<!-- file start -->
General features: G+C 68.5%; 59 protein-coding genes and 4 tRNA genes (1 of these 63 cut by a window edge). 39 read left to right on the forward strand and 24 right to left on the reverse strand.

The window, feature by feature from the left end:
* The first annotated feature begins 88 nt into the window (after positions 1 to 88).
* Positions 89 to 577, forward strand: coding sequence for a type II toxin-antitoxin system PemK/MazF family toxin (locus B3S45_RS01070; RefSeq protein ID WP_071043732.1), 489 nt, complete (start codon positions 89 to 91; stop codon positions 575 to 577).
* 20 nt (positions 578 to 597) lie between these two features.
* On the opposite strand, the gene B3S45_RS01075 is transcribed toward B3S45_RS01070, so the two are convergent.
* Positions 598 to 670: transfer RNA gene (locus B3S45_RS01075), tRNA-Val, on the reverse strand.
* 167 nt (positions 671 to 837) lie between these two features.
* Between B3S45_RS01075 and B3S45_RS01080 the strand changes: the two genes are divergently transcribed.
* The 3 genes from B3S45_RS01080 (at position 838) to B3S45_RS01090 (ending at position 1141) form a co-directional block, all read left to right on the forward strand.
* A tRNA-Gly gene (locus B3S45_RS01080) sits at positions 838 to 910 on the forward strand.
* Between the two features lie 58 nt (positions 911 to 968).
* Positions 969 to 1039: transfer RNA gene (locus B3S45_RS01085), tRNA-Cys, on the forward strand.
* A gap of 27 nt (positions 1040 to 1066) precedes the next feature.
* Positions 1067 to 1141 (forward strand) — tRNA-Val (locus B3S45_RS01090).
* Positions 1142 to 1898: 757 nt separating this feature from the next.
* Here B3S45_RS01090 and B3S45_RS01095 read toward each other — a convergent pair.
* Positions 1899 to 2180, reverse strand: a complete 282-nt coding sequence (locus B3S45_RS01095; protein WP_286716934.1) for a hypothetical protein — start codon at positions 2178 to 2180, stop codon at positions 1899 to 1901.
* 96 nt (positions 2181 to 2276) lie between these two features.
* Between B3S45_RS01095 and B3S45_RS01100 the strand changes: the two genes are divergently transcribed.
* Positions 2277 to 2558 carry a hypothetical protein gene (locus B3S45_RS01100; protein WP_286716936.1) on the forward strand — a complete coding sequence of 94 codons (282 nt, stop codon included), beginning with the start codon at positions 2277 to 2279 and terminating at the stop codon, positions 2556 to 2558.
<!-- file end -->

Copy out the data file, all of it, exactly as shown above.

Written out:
General features: G+C 68.5%; 59 protein-coding genes and 4 tRNA genes (1 of these 63 cut by a window edge). 39 read left to right on the forward strand and 24 right to left on the reverse strand.

The window, feature by feature from the left end:
* The first annotated feature begins 88 nt into the window (after positions 1 to 88).
* Positions 89 to 577, forward strand: coding sequence for a type II toxin-antitoxin system PemK/MazF family toxin (locus B3S45_RS01070; RefSeq protein ID WP_071043732.1), 489 nt, complete (start codon positions 89 to 91; stop codon positions 575 to 577).
* 20 nt (positions 578 to 597) lie between these two features.
* On the opposite strand, the gene B3S45_RS01075 is transcribed toward B3S45_RS01070, so the two are convergent.
* Positions 598 to 670: transfer RNA gene (locus B3S45_RS01075), tRNA-Val, on the reverse strand.
* 167 nt (positions 671 to 837) lie between these two features.
* Between B3S45_RS01075 and B3S45_RS01080 the strand changes: the two genes are divergently transcribed.
* The 3 genes from B3S45_RS01080 (at position 838) to B3S45_RS01090 (ending at position 1141) form a co-directional block, all read left to right on the forward strand.
* A tRNA-Gly gene (locus B3S45_RS01080) sits at positions 838 to 910 on the forward strand.
* Between the two features lie 58 nt (positions 911 to 968).
* Positions 969 to 1039: transfer RNA gene (locus B3S45_RS01085), tRNA-Cys, on the forward strand.
* A gap of 27 nt (positions 1040 to 1066) precedes the next feature.
* Positions 1067 to 1141 (forward strand) — tRNA-Val (locus B3S45_RS01090).
* Positions 1142 to 1898: 757 nt separating this feature from the next.
* Here B3S45_RS01090 and B3S45_RS01095 read toward each other — a convergent pair.
* Positions 1899 to 2180, reverse strand: a complete 282-nt coding sequence (locus B3S45_RS01095; protein WP_286716934.1) for a hypothetical protein — start codon at positions 2178 to 2180, stop codon at positions 1899 to 1901.
* 96 nt (positions 2181 to 2276) lie between these two features.
* Between B3S45_RS01095 and B3S45_RS01100 the strand changes: the two genes are divergently transcribed.
* Positions 2277 to 2558 carry a hypothetical protein gene (locus B3S45_RS01100; protein WP_286716936.1) on the forward strand — a complete coding sequence of 94 codons (282 nt, stop codon included), beginning with the start codon at positions 2277 to 2279 and terminating at the stop codon, positions 2556 to 2558.